Audubon perfected a new way of drawing birds that he called his.
On the bottom of each watercolor he put “drawn from nature”
which meant he shot the birds
and took them home to stuff and paint them.
Because he hated the unvarying shapes
of traditional taxidermy
he built flexible armatures of bent wire and wood
on which he arranged bird skin and feathers–
whole eviscerated birds–
in animated poses.
Not only his wiring but his lighting was new.
Audubon colors dive in through your retina
like a searchlight
roving shadowlessly up and down the brain
until you turn away.
And you do turn away.
There is nothing to see.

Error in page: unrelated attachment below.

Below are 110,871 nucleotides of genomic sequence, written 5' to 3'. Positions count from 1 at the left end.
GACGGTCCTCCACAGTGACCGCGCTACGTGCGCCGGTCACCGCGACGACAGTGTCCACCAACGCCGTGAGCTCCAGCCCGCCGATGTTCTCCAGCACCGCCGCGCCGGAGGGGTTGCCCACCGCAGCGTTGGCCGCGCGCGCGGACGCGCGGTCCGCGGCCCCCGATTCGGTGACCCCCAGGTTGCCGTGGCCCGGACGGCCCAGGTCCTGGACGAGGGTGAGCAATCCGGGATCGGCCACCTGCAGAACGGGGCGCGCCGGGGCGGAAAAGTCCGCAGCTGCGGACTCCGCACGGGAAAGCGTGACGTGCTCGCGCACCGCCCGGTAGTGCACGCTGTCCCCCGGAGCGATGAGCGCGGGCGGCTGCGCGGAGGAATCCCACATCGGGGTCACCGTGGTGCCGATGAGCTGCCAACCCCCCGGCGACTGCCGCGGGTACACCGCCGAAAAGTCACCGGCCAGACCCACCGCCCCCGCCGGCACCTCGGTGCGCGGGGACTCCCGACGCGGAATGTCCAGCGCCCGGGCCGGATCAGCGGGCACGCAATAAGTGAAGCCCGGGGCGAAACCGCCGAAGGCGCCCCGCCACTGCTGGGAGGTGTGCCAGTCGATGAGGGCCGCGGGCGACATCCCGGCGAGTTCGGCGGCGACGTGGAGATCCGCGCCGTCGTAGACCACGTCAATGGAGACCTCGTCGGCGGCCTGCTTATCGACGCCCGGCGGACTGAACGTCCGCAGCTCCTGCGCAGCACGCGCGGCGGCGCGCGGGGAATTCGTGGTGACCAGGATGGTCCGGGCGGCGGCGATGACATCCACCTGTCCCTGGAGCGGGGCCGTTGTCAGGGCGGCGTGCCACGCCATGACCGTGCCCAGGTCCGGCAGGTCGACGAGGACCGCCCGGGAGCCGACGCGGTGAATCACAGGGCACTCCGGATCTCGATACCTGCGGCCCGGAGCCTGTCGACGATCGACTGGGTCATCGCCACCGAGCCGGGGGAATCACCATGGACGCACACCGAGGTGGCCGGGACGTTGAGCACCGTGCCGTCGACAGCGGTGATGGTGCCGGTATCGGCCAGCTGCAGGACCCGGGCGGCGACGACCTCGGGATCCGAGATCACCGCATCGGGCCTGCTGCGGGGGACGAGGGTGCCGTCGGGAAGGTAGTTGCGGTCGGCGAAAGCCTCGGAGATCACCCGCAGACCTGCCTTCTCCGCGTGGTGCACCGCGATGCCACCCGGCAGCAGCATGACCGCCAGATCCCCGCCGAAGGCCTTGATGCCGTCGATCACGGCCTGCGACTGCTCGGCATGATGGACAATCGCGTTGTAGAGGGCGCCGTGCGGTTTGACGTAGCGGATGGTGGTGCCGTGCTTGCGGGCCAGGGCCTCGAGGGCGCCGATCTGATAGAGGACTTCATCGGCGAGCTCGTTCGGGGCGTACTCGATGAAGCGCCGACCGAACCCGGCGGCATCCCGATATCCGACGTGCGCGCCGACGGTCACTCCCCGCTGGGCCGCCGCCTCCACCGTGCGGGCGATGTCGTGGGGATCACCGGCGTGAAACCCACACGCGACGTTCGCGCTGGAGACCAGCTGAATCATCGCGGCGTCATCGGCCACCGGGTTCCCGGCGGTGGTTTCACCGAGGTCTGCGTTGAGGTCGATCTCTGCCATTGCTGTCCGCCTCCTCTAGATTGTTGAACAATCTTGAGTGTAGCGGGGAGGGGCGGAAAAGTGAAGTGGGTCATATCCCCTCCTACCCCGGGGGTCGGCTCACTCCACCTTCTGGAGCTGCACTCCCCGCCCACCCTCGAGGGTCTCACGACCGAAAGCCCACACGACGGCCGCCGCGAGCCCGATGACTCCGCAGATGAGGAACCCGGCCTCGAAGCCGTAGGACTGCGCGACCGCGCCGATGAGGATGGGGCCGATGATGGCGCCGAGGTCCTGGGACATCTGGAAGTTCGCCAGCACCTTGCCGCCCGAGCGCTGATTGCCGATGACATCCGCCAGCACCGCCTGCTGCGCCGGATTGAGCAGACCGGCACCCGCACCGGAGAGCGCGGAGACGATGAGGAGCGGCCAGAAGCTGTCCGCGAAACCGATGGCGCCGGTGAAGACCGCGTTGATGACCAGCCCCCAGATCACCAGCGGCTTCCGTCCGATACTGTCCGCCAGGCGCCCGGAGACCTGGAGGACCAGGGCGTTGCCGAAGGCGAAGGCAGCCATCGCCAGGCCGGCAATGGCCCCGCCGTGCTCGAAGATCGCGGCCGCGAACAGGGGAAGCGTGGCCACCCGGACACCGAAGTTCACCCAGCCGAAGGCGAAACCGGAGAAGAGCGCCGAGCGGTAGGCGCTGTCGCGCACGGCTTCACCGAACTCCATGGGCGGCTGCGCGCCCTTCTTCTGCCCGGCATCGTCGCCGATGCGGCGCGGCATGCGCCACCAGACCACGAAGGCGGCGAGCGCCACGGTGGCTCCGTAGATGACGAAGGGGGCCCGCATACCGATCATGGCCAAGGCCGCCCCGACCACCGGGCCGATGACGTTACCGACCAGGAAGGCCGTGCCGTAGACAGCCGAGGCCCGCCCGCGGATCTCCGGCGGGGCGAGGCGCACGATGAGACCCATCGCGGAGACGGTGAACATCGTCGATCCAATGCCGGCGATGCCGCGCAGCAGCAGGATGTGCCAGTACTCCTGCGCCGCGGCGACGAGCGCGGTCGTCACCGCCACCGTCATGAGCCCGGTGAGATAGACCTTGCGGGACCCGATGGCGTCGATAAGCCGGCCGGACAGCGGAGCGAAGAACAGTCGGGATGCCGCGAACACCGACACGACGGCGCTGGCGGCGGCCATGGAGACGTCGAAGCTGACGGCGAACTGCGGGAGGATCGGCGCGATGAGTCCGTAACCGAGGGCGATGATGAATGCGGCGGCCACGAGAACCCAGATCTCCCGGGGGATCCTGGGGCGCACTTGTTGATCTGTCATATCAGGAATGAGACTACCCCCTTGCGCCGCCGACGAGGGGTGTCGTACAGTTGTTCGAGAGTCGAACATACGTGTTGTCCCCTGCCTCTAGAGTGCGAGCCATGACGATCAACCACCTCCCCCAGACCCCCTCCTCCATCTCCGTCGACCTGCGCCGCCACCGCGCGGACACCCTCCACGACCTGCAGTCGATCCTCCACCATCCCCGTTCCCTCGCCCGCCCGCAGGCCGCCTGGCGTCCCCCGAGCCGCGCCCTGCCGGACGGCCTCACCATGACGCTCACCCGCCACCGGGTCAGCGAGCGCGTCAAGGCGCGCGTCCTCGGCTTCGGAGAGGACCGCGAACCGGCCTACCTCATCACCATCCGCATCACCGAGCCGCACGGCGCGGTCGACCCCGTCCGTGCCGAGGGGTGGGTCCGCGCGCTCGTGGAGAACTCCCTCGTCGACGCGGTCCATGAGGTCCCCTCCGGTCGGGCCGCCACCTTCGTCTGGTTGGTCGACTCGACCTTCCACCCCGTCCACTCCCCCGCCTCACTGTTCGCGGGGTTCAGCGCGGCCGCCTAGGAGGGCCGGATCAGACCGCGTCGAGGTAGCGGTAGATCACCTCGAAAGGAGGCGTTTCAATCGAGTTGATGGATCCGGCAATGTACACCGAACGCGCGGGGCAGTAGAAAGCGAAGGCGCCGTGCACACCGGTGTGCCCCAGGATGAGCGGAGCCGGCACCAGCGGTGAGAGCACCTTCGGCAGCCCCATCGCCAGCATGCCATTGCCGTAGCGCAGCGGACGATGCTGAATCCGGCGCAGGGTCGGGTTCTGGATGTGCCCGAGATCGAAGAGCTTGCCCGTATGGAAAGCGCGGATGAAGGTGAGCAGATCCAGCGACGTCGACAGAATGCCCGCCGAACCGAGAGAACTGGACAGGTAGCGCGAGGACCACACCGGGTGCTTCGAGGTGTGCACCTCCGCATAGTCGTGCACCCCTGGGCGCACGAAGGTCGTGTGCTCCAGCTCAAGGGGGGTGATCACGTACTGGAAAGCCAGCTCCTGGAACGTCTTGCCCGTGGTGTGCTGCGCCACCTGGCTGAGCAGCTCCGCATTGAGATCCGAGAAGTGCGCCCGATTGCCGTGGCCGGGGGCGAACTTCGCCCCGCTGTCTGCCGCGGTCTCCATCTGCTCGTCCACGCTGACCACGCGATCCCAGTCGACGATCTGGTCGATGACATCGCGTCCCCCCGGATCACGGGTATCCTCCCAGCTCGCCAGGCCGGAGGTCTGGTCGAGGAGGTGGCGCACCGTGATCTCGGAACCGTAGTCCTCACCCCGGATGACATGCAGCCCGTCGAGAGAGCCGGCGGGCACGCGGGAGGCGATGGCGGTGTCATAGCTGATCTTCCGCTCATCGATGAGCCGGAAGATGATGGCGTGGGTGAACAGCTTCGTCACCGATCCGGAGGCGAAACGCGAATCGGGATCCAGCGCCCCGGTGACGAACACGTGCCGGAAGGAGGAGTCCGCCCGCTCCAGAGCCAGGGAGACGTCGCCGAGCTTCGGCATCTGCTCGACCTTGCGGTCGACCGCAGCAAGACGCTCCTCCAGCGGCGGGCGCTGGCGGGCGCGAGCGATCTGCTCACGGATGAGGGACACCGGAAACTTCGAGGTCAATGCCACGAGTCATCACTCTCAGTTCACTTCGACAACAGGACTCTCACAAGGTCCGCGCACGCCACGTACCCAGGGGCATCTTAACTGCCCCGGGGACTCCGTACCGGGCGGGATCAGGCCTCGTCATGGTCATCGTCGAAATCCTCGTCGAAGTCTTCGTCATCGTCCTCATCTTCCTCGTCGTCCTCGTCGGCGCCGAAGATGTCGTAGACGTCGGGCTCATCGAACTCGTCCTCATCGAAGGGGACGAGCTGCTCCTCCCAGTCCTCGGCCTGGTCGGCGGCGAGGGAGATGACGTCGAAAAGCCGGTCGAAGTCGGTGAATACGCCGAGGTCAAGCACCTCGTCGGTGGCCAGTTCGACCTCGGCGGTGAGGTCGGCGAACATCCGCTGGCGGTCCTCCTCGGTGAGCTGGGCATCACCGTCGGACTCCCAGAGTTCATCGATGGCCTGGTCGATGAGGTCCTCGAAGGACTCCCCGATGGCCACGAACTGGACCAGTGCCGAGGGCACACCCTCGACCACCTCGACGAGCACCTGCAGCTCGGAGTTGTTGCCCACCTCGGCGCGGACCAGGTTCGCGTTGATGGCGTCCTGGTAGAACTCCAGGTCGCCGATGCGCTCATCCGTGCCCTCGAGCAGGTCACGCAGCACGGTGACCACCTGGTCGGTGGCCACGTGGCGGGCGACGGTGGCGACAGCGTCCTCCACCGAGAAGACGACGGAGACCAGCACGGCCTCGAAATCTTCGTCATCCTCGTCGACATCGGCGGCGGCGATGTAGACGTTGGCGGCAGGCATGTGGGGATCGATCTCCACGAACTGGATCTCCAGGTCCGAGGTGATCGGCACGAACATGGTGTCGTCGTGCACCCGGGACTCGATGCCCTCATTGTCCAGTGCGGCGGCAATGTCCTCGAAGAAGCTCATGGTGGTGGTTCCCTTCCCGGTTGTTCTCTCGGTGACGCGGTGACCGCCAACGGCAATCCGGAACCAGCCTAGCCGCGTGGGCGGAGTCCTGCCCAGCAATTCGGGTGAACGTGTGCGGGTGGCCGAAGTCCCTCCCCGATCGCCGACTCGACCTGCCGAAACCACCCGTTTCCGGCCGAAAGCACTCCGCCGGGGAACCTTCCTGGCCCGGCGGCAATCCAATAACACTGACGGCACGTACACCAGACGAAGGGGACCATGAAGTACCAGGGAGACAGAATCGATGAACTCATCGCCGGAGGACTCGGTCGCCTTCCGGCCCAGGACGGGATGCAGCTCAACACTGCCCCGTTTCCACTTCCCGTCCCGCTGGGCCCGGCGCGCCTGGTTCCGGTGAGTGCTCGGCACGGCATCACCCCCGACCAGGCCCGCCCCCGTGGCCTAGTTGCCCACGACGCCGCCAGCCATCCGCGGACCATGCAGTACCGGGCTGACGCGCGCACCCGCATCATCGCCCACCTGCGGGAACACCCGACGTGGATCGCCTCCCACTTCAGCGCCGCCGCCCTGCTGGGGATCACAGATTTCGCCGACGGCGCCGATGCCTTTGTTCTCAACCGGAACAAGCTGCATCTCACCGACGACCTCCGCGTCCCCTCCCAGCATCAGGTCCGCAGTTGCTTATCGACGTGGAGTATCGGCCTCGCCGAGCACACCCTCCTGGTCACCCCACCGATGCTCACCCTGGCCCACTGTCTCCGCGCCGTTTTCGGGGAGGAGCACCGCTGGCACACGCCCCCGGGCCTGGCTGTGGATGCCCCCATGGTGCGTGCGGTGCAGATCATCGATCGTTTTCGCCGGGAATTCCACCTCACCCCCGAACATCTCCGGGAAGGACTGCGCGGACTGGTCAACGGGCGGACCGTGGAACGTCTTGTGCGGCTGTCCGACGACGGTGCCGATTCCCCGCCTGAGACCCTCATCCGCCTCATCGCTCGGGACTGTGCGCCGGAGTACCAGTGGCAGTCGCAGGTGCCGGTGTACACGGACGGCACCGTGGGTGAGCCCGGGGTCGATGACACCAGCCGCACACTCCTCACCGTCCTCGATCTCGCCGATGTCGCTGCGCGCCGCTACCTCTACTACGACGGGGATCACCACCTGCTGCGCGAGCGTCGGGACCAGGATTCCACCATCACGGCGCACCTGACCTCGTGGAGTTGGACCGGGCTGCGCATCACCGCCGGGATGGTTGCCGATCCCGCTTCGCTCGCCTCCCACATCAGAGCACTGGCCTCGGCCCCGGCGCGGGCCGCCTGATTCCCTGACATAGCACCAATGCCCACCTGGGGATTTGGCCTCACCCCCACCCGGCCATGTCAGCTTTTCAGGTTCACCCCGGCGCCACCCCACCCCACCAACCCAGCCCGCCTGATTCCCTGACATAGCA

You can look at these true shapes all day and not see the bird.
Audubon understands light as an absence of darkness,
truth as an absence of unknowing.
It is the opposite of a peaceful day in Hokusai.
Imagine if Hokusai had shot and wired 219 lions
and then forbade his brush to paint shadow.
“We are what we make ourselves,” Audubon told his wife
when they were courting.
In the salons of Paris and Edinburgh
where he went to sell his new style
this Haitian-born Frenchman
as a noble rustic American
wired in the cloudless poses of the Great Naturalist.
They loved him
for the “frenzy and ecstasy”
of true American facts, especially
in the second (more affordable) octavo edition (Birds of America, 1844).
[From Men in Off Hours.]
(Critics seem to object that Carson’s poems read like essays, which are what she used to write. OK. But as an admirer of Brecht and Pound and Larkin, I have to ask: Why shouldn’t the essay aspire to the condition of a poem, and vice versa?)